In Defense Of Politicians

In the history of our country, every single president we've elected has previously served in our government, and nearly all of them in elective office. And while this year we've seen an incredibly frustrated electorate catapult one very unlikely "outsider" - who's never served - to the top of a major party's presidential ticket, lately I've felt compelled to actually defend the American politician.

In his convention speech on Wednesday night, it was so gratifying to hear the President do the same. Yes, Barack Obama was forcefully making a case for why he believes voters should back his candidate and extend his party's platform and hold of power in the White House for four more years. But in his promotion of Hillary Clinton, we also heard a defense of just how difficult it is to represent the American people. Just how hard it is to be in the public eye and be held under scrutiny for the decisions you're making on behalf of the people you represent. And President Obama chose to partially quote one of our greatest presidents in driving the point home:

"Look, Hillary's got her share of critics. She's been caricatured by the right and by some folks on the left; accused of everything you can imagine - and some things you can't. But she knows that's what happens when you're under a microscope for 40 years. She knows she's made mistakes, just like I have; just like we all do. That's what happens when we try. That's what happens when you're the kind of citizen Teddy Roosevelt once described - not the timid souls who criticize from the sidelines, but someone 'who is actually in the arena...who strives valiantly; who errs...[but] who at the best knows in the end the triumph of high achievement.'"


I've always loved that T.R. quote. And during the years when I was managing campaigns for federal office, whether my candidate was an incumbent or a challenger, I always maintained a great degree of respect for those politicians who took that big step of running for office, knowing all of the slings and arrows that would invariably be descending on them like heat-seeking missiles. Our elected representatives don't always get so much recognition for the good calls they make. But the mistakes? Those missteps can hound a politician for decades.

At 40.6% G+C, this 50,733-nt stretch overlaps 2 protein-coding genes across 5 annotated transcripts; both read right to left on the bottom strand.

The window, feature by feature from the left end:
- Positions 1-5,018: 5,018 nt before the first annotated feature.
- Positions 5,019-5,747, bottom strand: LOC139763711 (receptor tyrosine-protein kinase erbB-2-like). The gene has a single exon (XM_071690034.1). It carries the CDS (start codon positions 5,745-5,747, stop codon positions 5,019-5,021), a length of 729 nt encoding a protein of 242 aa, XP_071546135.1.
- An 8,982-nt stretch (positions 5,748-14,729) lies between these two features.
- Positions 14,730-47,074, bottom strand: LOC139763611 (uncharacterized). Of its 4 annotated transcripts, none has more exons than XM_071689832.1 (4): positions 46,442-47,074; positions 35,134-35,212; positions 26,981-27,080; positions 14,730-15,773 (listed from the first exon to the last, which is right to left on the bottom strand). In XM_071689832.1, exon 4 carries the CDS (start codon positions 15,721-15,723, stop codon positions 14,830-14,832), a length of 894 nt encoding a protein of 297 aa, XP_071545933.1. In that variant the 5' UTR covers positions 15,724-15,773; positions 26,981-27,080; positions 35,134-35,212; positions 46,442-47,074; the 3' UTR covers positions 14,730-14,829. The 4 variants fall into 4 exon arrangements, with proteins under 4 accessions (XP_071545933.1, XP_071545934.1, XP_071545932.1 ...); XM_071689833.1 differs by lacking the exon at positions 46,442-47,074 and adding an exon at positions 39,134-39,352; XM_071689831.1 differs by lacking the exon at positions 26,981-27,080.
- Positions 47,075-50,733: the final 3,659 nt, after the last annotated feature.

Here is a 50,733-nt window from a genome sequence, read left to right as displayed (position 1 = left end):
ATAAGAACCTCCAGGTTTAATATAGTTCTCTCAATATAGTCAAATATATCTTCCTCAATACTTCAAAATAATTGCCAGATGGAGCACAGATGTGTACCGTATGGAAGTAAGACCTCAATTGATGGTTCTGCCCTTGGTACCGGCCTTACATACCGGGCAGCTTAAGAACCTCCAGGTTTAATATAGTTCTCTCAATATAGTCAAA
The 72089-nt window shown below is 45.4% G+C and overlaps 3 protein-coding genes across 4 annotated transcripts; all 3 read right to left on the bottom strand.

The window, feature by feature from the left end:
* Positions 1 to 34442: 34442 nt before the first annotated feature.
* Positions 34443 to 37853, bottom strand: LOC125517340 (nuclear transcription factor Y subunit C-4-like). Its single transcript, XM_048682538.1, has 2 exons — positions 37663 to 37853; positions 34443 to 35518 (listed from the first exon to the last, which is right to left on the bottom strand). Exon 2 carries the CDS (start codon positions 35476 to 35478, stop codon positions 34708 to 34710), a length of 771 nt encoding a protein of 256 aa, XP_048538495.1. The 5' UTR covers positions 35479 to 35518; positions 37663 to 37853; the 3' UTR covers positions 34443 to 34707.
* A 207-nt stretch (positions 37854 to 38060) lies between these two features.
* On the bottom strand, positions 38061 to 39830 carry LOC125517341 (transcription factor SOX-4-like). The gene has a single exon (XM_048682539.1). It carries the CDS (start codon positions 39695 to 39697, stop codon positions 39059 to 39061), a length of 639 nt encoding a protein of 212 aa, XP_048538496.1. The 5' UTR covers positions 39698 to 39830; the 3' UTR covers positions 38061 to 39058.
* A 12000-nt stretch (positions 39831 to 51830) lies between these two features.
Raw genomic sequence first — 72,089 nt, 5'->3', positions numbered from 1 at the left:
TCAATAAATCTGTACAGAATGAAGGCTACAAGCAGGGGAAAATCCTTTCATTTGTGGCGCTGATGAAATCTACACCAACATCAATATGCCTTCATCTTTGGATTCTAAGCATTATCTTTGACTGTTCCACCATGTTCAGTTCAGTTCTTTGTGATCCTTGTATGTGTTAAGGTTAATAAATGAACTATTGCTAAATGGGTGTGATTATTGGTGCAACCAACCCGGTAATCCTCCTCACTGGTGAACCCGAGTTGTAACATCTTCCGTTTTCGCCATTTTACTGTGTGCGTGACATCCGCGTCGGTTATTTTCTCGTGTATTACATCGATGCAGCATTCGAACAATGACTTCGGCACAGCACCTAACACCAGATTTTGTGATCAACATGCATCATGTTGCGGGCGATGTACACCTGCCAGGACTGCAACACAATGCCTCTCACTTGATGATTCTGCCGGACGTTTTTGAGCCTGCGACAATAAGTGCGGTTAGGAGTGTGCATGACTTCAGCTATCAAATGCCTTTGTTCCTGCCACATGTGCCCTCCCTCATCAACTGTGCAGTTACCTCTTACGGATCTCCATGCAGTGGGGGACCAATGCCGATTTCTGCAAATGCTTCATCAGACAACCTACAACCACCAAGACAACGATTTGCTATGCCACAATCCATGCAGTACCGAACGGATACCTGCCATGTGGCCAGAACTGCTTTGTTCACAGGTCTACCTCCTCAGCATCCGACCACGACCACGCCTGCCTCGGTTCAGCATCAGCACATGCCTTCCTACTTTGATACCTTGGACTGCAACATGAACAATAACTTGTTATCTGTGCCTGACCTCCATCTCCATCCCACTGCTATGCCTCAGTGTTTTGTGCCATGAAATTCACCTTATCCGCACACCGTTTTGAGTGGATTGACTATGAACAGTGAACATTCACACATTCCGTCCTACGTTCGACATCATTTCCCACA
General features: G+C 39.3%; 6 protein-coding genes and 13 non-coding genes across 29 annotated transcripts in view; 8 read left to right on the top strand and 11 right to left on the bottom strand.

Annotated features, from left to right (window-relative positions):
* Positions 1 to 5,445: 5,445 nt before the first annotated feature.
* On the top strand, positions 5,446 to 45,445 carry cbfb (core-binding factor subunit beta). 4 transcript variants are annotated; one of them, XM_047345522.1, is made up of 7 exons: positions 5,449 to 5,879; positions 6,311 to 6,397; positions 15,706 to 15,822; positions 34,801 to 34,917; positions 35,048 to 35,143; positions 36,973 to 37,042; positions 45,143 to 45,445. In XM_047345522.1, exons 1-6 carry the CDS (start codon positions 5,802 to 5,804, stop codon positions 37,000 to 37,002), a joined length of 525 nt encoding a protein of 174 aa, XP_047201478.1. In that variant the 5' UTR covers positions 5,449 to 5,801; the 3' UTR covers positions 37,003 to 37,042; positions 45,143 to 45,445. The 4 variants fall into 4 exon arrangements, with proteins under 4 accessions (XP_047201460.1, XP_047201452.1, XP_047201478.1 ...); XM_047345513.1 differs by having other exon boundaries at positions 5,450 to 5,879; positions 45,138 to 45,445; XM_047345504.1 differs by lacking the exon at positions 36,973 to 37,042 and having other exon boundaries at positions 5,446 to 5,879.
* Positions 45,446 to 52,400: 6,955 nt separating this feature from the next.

Donald Trump has consistently thrown pejoratives at all of our leaders in this campaign - regardless of party. They're "stupid" or "losers" or "disasters." Of course, it's a far longer list. He never acknowledges his own mistakes, even describing his bankrupt businesses as examples of his smart use of bankruptcy laws. Again, there's a longer list. He's never served a day in the military or a day in office, and doesn't seem to respect those who have. His attack on America's elected representatives may just be a cynical tactic to garner votes, but it feeds into a larger narrative that far too often holds in contempt the very citizens whom we choose to elect.

It's not that I don't fully understand just how exasperated Americans are with the performance of our government. To the contrary, I write and teach and speak on a daily basis about the congressional failure we see in our country. But my objection is more with the system than the individual. Sure, I favor specific candidates in individual races and I get disappointed from time to time with the decisions and public behavior of some of the folks we put in office. But by and large, and perhaps inspired by the difficult and non-glamorous work I've seen my candidates do when they're operating under pressure, inside the belly of the beast, I still admire the work of politicians.

And when it comes to the big chair, nearly all U.S. presidents have political scandals, or at the very least, high profile mistakes that cost them, and sometimes hurt us. Running the free world is kind of a hard job. And in today's media age? The word "microscope" doesn't do it justice.

So as we watch an epic general election campaign that's being portrayed as the "insider" versus the "outsider," I hope voters will keep in mind that serving the public in office actually is a public service. "Politician" is not a dirty word. Our elected leaders are human beings, just like us - only their decisions are on display for all to see. Their mistakes get magnified, while the reaction to the positive things they accomplish is often: "whadya done for me lately?" That's the hard slog of governing. It's not easy and change doesn't happen quickly in our American system. But it's a noble pursuit and worthy of our respect. In what was likely one of his very last national speeches, the President spelled some of that out in Philadelphia. For an old campaign hack like me, it was wonderful to see.